Date: May 7, 2015
After a year of engineering and building a concrete canoe with finishing materials donated by Chaney Enterprises, University of Maryland’s Concrete Canoe racing team is off to the national competition coming up in June after their victory at the regionals.
When one thinks of concrete, generally slabs, walls, and sidewalks come to mind… not ships and canoes. Ship made of concrete have been floating around for decades while concrete canoes have been a part of the engineering department at the University of Maryland College Park since the ‘80s.
Each year a group of civil and environmental engineering students volunteer to be on the Concrete Canoe racing team and get together to design, plan, create a concrete canoe from the haul up and eventually race. These students get to build skills that will be utilized in their future careers, explore their creativity while understanding the unique, complex composition of concrete, and eventually, burn a ton of calories.
After an estimated 3,600 hours, this year’s group of students created the lightest canoe in the competition, Seabiscuit, weighing in at 165 lbs. To achieve the lightest canoe, Seabiscuit’s mix design committee carefully calculated a mix design with a various cementitious materials, fibers, and admixtures. The team also set a new record by placing first in four of five racing categories propelling them into the national competition coming up this summer at Clemson University.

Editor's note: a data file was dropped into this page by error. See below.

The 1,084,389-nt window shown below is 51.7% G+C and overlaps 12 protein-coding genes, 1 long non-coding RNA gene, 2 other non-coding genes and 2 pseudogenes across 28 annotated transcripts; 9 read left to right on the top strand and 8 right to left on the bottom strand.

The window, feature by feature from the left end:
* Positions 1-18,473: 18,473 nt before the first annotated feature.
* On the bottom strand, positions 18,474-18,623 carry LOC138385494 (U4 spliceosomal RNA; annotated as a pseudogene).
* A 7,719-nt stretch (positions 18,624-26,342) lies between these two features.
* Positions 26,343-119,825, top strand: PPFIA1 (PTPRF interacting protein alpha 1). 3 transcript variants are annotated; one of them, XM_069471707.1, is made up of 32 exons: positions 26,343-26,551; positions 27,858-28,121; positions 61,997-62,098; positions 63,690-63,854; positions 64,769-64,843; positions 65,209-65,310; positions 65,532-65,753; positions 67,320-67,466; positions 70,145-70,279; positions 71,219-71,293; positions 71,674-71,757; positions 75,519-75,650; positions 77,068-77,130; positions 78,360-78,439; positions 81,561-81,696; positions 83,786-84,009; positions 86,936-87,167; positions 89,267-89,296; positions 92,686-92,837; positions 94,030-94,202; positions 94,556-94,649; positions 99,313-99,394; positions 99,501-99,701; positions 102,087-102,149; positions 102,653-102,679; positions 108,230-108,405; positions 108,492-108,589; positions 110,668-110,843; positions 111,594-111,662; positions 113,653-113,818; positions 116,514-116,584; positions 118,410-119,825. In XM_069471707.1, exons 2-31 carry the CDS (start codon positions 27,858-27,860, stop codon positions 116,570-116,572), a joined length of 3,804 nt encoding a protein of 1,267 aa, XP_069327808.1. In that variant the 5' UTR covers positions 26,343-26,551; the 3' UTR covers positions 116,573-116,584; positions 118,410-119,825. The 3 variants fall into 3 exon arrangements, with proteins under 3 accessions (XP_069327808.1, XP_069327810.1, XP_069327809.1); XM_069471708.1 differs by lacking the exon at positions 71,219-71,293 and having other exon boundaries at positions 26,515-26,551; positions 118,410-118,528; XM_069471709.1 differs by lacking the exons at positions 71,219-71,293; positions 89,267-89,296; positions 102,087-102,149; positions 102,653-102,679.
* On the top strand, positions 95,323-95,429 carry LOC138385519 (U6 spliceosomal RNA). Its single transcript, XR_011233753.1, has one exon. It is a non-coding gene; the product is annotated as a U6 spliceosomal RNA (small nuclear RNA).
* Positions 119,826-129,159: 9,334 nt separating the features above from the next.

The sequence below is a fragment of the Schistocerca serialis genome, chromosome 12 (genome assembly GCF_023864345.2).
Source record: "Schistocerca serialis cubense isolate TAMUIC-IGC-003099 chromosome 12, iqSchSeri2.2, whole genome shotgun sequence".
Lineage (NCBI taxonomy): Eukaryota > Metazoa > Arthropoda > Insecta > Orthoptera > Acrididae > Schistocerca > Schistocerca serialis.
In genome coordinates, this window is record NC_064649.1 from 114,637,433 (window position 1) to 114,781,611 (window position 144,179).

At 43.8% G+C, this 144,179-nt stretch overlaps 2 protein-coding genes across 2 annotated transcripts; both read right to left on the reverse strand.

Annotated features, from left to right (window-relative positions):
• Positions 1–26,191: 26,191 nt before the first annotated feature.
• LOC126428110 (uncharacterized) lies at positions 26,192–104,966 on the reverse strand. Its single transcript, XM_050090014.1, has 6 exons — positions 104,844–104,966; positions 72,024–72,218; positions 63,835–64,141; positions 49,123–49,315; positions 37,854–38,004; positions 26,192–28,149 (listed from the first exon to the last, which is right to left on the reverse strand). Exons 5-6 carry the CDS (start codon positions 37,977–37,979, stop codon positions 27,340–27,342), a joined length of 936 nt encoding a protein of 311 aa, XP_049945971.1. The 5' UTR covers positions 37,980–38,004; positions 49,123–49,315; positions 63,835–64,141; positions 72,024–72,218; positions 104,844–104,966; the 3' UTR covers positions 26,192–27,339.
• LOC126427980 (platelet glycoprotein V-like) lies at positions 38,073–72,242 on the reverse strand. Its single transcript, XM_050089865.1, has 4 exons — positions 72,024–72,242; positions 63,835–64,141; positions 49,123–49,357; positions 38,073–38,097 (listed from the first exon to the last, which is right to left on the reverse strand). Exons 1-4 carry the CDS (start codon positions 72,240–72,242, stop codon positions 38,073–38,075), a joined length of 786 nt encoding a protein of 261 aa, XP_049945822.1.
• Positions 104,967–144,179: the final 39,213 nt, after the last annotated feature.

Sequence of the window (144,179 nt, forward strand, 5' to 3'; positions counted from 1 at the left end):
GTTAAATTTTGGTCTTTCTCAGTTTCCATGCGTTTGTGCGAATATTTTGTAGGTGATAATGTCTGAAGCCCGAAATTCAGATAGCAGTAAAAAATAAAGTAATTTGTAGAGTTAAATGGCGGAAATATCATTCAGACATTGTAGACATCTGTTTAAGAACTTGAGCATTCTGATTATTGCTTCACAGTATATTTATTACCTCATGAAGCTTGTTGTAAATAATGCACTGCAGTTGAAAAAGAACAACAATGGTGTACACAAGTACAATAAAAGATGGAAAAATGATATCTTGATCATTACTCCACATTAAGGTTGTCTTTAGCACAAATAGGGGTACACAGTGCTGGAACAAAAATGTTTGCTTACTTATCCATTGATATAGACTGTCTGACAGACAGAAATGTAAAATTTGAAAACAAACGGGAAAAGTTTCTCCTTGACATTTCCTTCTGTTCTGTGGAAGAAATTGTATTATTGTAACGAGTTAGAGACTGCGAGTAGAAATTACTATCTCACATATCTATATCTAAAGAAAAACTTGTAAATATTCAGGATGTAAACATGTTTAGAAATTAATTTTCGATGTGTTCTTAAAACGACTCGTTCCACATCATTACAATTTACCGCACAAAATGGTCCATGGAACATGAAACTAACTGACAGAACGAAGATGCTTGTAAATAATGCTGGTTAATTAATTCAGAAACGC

How in the world can a concrete ship or canoe float? This can be explained by Archimedes’ principle: buoyancy equals the weight of displaced fluid. Or essentially, if the object’s density is less than the liquid it is submerged in or shaped appropriately such as a boat or canoe, the force will keep the object afloat. During the shortages of steel during both world wars, many ships were built of concrete. There is even an online museum dedicated to these fascinating ships: ConcreteShips.org.
For more information regarding the competition (or if you don’t believe what you just read), visit the American Society of Civil Engineers website with all the details featured regarding this national competition.